In the end, although this is very much one woman’s story, what we get—without revealing too many spoilers—is the story of what it was like to be a woman in the 1950s. And Simmons does a masterful job of relating her thorough research without making us feel in the least like we’re sitting in a Sociology 101 lecture hall. She makes her case slyly, so that we don’t even notice we’re nodding along and going, “Ohhhh, yes, of course!”
It’s no secret that life was hard for women in the 1950s. But Simmons adds to our collective understanding, and more importantly, makes it clear that her understanding of life then is due to the work of so many others who both went before her and continue to work to collect and interpret ephemera from that period. She draws on so much—and we reap the benefits, and feel compelled to pass on what she’s taught us through the telling of one woman’s story.
Oh, politics. Some of us are not good with politics. But even those of us who hate politics, in general, probably like people, so it was with that in mind that I picked up Craig Tomashoff’s set of profiles about folks who exercise their constitutional right to run for the office of President of the United States, with no realistic chance of actually being elected.
This book’s premise is a great hook, but it was with real pleasure that I noted how much of a personal undertaking this book is for Tomashoff. Not only is he in it to write a book that will elucidate and educate, he’s also, as he notes early on, in it to prove something to both himself and his son. “I had to go on this trip to support these people, but also to give my son a graduation present that would hopefully last longer than a new baseball mitt or a video game,” he writes.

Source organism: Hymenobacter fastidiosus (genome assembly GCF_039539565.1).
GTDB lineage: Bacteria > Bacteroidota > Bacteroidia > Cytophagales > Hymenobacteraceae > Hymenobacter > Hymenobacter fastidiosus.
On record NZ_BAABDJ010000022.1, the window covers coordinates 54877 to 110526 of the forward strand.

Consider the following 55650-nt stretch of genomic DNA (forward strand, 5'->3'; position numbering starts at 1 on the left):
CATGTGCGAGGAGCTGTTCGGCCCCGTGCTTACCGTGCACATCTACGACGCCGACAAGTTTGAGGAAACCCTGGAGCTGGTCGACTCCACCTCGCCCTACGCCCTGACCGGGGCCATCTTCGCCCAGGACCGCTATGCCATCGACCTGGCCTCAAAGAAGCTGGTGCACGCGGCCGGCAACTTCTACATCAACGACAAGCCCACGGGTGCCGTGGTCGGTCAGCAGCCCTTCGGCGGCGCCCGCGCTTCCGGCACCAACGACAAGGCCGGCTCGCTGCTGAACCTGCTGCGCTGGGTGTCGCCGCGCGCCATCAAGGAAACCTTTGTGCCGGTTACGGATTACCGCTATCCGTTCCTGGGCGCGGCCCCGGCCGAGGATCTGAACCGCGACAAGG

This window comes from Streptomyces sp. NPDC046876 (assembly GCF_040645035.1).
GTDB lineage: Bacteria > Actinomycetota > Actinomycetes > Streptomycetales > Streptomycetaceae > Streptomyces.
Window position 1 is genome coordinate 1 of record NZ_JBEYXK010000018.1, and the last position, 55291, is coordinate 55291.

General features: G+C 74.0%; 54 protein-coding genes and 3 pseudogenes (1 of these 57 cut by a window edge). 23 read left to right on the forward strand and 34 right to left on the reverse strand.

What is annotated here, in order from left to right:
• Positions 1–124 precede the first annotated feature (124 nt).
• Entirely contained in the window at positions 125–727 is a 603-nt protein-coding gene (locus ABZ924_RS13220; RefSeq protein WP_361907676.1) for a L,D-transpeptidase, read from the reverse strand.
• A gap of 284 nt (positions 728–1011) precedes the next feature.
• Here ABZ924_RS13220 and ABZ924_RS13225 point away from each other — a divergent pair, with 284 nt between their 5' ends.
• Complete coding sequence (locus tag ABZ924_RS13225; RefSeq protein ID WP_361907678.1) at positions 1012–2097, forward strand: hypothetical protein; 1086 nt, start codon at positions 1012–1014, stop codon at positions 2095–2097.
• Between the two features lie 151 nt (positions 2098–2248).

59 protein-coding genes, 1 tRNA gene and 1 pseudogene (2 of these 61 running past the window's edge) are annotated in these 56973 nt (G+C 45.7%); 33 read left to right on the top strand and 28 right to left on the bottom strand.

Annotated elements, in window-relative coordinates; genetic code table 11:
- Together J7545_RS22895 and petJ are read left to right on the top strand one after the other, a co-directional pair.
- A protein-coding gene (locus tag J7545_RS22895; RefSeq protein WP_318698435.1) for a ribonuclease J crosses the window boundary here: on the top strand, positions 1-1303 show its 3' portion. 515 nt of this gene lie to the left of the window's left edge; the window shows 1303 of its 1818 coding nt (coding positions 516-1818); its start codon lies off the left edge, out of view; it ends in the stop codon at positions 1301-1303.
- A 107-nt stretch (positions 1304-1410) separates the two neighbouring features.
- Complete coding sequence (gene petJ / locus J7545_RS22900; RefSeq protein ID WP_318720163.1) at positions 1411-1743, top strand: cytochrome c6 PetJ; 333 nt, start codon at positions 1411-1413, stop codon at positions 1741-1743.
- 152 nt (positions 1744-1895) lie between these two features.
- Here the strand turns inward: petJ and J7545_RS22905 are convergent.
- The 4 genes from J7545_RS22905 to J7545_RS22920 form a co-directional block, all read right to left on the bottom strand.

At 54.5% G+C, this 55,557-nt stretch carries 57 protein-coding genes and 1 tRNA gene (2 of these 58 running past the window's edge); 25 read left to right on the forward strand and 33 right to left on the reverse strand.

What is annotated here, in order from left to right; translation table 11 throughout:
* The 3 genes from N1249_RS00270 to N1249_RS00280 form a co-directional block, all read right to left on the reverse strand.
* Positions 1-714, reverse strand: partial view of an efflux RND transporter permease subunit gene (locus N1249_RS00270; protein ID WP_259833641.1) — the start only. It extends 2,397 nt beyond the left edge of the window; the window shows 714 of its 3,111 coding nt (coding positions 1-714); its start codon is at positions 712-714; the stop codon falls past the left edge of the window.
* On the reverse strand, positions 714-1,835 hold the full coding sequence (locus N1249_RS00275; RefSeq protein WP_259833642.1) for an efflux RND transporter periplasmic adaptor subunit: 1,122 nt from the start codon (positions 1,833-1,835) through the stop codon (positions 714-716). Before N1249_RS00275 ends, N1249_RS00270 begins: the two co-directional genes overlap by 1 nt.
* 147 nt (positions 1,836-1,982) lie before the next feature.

So with this significant burden on our shoulders, we go with Tomashoff on a road trip, from California to Massachusetts and back, rolling through Nevada, Chicago, Florida, Brooklyn on the way. We meet candidates who are better known, like a guy named Vermin Supreme, who’s running for president in an absurdist exercise, and more earnest Can’t-idates like Doris Walker, who almost cancels her interview with Tomashoff because she’s not sure she wants to be included in the same volume as the other Can’t-idates. Tomashoff also encouraged every Can’t-idate to record a short video, which he then posted on the book’s Facebook page, something you shouldn’t miss.
We meet some very interesting people along Tomashoff’s journey, but for me, the real pleasure of this book was in meeting Tomashoff himself. We know there’s a parallel thread running through his mind as he meets these people: What stories will I tell my son about this guy? About this woman? About Sydneys Voluptuous Buttocks, bona fide presidential candidate?Ultimately, it’s Tomashoff’s personal journey that interests me the most, and that keeps me turning pages.